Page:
6 Types Of Records You Need To Keep For Your Rental Property

6 Types Of Records You Need To Keep For Your Rental Property

If you're a landlord, property manager and/or a property owner, making sure you’re keeping the right records is essential for filing accurate tax returns, avoiding legal issues with tenants/owners/property managers, and providing evidence if you’re audited by the tax authorities.

But how do you know which records you should be keeping? That’s where this checklist comes in handy - we’ve broken it down by types of record too, to make things easier.

Have a read through these 6 types of records you should be keeping for your rental property:

1) Property Records

You’ll need to keep records which relate to the property (or properties) you own or manage:

  • Invoices and receipts for maintenance
  • Photos of maintenance work or tenant damage

  • Property ownership deeds and mortgage information

  • Tax records

  • Move-in and move-out inspection paperwork for each tenancy

  • Service requests for repair work (and details of how the jobs were handled)

  • Insurance policies and documents

  • Property photos

2) Tenant Files

These are records which relate to your tenants, and it’s important to keep them in case of a dispute (e.g. your tenant damages a property or doesn’t pay rent)

  • Signed lease/rental agreement (plus records of any changes, e.g. rent increase notices)

  • Tenant screening reports and applications, plus  approvals and denials

  • Records relating to security deposits, security deposit refunds and any deductions (these should be an itemized list)

  • Move-in and move-out inspection paperwork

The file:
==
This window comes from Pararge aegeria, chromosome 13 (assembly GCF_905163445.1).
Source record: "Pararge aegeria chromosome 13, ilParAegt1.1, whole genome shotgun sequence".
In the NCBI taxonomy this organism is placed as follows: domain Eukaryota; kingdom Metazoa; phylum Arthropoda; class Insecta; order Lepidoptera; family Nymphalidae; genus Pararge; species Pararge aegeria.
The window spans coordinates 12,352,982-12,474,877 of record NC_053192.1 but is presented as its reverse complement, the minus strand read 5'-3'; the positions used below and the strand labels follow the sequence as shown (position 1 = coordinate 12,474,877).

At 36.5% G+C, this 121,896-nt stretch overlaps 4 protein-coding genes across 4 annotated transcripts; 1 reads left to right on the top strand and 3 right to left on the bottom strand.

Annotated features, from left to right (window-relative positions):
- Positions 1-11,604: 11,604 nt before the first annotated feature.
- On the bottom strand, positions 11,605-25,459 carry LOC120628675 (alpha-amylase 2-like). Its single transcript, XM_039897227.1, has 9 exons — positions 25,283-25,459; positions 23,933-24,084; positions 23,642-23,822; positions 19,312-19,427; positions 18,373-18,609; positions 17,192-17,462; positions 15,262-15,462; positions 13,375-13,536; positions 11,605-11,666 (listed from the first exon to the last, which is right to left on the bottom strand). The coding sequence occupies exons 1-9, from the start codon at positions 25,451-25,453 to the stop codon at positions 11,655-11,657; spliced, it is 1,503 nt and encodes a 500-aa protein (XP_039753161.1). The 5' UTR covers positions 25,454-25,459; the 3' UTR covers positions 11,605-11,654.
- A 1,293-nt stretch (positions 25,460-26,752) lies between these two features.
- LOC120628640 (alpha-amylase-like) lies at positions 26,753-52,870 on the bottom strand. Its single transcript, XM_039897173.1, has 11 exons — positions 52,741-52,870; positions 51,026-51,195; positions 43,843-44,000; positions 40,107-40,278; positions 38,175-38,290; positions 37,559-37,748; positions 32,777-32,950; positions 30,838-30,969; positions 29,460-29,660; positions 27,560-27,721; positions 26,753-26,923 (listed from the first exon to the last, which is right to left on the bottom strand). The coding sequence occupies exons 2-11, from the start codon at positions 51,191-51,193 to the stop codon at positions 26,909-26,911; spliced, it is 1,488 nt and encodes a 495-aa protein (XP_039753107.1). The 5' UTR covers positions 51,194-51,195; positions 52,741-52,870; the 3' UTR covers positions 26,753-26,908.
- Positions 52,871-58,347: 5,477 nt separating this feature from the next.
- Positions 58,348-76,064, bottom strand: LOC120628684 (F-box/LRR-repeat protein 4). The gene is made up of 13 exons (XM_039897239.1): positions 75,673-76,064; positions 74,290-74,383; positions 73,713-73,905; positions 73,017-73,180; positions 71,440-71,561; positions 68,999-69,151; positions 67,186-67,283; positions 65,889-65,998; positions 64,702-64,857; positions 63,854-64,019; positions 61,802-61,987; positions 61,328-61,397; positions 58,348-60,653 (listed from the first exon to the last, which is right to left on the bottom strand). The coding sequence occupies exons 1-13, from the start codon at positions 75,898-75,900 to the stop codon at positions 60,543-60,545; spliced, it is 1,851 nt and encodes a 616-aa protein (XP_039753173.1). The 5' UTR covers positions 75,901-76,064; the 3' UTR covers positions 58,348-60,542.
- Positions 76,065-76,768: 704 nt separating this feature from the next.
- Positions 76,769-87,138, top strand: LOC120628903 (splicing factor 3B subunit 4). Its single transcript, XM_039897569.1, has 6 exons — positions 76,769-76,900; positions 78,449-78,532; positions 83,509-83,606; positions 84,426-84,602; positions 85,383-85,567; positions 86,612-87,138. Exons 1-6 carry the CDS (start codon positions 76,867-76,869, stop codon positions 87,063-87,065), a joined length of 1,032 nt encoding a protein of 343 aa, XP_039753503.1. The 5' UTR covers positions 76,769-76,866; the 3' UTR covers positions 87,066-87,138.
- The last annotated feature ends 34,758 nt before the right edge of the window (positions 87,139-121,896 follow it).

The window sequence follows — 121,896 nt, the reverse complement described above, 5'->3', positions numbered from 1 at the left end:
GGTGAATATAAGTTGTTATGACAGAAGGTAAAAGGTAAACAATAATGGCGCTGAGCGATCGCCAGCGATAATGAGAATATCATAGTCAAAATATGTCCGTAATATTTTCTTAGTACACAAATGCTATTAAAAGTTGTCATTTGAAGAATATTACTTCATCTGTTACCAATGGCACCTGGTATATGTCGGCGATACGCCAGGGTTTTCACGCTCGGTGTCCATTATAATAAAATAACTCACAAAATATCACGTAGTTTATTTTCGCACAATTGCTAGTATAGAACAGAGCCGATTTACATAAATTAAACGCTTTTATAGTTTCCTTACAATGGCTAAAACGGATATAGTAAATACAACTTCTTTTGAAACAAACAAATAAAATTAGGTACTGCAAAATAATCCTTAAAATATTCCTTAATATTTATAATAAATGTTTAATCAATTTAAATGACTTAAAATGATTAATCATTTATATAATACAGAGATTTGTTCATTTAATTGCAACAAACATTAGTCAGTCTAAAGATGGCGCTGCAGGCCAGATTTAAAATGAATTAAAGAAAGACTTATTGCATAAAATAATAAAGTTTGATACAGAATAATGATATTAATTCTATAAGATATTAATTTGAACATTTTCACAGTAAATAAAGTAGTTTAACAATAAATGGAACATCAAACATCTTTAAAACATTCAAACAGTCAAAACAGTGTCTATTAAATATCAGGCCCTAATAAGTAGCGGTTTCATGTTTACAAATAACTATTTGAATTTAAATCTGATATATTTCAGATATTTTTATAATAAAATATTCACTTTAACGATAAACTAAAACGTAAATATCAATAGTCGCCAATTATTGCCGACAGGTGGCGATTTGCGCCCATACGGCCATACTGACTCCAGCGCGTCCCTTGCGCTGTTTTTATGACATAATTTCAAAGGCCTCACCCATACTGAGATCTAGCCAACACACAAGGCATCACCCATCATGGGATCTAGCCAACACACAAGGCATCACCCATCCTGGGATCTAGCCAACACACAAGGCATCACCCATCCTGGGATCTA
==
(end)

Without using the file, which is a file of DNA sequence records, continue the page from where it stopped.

• Rent payment records

  • Pet policy agreement

  • Service/maintenance requests (and how they were resolved)

  • Property maintenance notices

  • Records of any lease violations, legal notices, evidence of follow-up action, eviction paperwork

  • All emails and other correspondence with the tenant

3) Owner Files

Both the owner of a property and the property manager (or property management agency) will need to keep personal records:

  • Owner-manager agreements and contracts

  • Records of payments using the owner’s funds

  • Service requests for maintenance (and how they were resolved)

  • Payment of property management fees

  • Emails and other correspondence between owners and property managers

4) Contractor Files

You’ll also need to keep records of any dealings with vendors/contractors which relate to your property:

  • Vendor/contractor screening files

  • Contracts and bids

  • Invoices and receipts

  • Service requests (and records of how they were handled)

  • Contractor insurance information

  • Payment records

  • Emails and other correspondence

5) Financial Transactions

These are the most important types of records when it comes to taxes! You’ll need to make sure these are accurate and up to date in case of a tax audit:

  • Bank statements

  • Invoices and receipts

  • Security deposit refunds and deductions

  • Owner ledgers, tenant ledgers, personal funds ledger

  • Purchase orders

  • Bank deposit slips

  • Credit card information

  • Copies of Checks

  • Check registers

6) Other Business Documents

If you’re running a property management agency or hiring employees to help you with your property, you’ll need to keep files relating to your business:

  • Licenses or permits

  • Rental registration forms

  • Inspection reports

  • Safety certifications

  • Tax returns & supporting documents

  • Legal documents

  • Records for employees (plus payroll)

  • Insurance documents

  • Records of any audits

Sounds like a lot of paperwork, right? Not necessarily!

If you use @Assist Sugu

  • You’ll be able to upload copies of documents like leases, contracts, photos and inspection reports to a secure cloud-based system.

  • All service requests and notes on their progress are automatically stored, so you can keep track of all your contractors and maintenance work.

  • All email correspondence (with contractors, tenants, owners and board members) is recorded and easily searchable.

Your records will be easier to organize, easier to search and easier to manage. And you won’t end up drowning in paperwork!

How many of the records in this list have you been keeping? Did any come as a surprise to you? Let us know in the comments below.